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Can Saxenda Affect Your Menstrual Cycle?

Saxenda is a medicine that can help with weight loss but does it also affect your menstrual cycle? Our experts reveal the truth.

Saxenda and your period

If you have regular periods, it can be pretty concerning if your cycle suddenly changes.

A lot of the time, menstrual changes are down to hormonal fluctuations.

However, some people that start taking Saxenda notice a change in their periods and wonder if it could be due to the injections.  

Although some medicines can affect your menstrual cycle directly (hormonal contraception, for example), nothing to do with periods or menstruation is mentioned in the patient information leaflet.

This means that it hasn’t been reported as a side effect of the medication.  

However, that doesn’t necessarily mean that Saxenda won’t affect your periods in other ways.

Changes in weight can affect your monthlies – especially if you’ve experienced a sudden or rapid weight loss. 

This is because of a change in the levels of certain reproductive hormones that are involved with menstruation.

When these levels are disturbed or disrupted, it can cause changes to your cycle.

This could mean that you experience irregular periods or they could even stop completely for a while.  

can saxenda affect your menstrual cycle

Because Saxenda causes weight loss, it’s possible that any menstrual irregularities could be down to how much weight you’ve lost.

You’re particularly likely to experience changes if you’ve lost a substantial amount of weight in a fairly short amount of time.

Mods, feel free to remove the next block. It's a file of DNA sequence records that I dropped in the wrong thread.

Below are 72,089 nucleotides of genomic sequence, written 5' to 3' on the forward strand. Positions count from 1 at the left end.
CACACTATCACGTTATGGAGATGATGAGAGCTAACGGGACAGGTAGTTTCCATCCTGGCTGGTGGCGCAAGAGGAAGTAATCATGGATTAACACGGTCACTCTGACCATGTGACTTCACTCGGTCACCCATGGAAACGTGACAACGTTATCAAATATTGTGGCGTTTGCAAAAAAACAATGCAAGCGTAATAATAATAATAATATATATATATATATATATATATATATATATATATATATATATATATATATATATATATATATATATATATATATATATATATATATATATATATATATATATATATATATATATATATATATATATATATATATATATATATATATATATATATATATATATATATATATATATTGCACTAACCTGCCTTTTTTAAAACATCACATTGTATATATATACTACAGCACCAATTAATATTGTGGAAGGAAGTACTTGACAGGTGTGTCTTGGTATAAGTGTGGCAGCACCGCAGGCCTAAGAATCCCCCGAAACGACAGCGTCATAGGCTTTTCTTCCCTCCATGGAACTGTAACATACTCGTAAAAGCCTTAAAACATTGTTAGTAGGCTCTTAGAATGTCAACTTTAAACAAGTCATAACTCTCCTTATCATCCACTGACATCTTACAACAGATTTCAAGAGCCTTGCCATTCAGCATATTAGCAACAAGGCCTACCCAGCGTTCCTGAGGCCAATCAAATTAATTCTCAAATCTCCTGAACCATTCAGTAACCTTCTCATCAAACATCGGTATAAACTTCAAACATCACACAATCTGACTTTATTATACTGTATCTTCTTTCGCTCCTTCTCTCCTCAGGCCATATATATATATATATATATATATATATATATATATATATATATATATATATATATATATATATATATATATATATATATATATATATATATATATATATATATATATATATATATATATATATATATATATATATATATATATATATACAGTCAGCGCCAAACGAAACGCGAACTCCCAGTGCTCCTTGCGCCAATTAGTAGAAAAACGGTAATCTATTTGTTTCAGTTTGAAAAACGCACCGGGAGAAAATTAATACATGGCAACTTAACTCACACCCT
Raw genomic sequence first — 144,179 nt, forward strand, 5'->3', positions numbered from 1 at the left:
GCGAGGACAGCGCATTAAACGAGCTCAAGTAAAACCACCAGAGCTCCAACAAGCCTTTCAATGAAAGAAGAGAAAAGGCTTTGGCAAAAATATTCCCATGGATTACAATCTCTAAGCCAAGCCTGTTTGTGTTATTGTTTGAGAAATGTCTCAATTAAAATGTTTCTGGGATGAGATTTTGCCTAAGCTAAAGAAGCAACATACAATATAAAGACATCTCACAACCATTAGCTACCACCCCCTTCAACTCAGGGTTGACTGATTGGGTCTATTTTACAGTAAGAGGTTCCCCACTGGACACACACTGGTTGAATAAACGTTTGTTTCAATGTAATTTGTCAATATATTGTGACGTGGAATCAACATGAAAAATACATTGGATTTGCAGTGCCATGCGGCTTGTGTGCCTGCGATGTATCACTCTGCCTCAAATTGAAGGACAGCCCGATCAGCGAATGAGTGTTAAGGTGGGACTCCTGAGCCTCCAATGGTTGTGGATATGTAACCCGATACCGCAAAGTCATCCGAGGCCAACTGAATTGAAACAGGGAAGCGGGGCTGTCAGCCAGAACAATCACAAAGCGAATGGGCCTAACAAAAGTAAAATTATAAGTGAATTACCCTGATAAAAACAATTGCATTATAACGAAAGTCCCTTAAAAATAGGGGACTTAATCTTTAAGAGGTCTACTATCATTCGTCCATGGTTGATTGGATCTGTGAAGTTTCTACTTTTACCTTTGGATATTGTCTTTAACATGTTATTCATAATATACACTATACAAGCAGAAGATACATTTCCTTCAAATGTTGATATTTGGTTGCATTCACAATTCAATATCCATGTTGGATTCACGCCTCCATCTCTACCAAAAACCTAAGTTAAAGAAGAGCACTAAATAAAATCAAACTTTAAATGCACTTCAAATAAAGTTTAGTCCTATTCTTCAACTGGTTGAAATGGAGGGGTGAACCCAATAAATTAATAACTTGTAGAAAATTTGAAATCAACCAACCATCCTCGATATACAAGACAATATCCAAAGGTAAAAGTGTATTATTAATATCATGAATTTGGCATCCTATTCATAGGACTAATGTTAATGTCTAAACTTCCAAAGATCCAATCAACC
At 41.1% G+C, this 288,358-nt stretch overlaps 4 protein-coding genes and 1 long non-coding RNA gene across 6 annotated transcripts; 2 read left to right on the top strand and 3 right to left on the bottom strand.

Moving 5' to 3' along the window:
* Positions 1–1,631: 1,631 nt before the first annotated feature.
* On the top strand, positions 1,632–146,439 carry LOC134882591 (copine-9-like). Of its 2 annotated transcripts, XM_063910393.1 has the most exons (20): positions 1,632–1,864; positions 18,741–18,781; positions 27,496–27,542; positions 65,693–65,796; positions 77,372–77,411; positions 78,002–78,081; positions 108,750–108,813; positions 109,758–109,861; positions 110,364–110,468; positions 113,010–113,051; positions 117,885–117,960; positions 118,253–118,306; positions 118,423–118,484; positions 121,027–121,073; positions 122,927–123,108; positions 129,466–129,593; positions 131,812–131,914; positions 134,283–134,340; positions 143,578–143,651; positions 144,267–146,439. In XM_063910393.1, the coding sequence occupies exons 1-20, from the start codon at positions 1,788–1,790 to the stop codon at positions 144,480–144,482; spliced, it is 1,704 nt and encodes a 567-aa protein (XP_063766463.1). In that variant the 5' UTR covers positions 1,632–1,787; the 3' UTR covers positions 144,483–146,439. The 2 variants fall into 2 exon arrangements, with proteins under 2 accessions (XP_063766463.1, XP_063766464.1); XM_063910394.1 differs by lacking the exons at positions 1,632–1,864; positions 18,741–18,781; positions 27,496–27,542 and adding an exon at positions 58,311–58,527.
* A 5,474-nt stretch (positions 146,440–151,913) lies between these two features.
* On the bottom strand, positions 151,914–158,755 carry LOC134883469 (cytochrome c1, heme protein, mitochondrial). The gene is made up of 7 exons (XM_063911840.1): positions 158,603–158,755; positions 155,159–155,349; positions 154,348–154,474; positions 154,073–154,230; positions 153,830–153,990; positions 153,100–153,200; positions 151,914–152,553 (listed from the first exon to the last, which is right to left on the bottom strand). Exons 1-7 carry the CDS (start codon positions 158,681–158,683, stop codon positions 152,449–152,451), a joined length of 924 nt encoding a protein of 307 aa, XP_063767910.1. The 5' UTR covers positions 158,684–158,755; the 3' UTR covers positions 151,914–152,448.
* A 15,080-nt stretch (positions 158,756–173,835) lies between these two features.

Sudden weight loss is a fairly common cause of irregular periods and amenorrhea (lack of periods). 

Being overweight can also lead to irregular periods as it can cause imbalances in your menstrual hormones.

However, if you’re losing weight with Saxenda, your periods should stabilise along with your weight. 

If you haven’t lost any weight yet but you’re still experiencing a change in your periods with Saxenda, try not to worry.

It could just be because your weight loss isn’t showing on the scales yet.

However, the NHS do recommend contacting your doctor if any of the following statements apply to you:

  • Your periods are suddenly irregular and you’re under 45
  • There is at least a 20 day difference between your shortest and longest cycles
  • You have periods more often than ever 21 days
  • You have periods less often than ever 35 days
  • Your period lasts for more than 7 days

If any of these sound like you, it can’t harm to make an appointment to make sure that there’s no underlying cause for your symptoms.

Your menstrual cycle can tell you a lot about your health.

If you suspect that something might be wrong, or your period changes can’t be explained by weight loss, please contact your GP for advice. 

Content Written By

Laura Henderson

Laura Henderson

Reviewed & Fact-Checked By

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Content Written By

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James O'Loan

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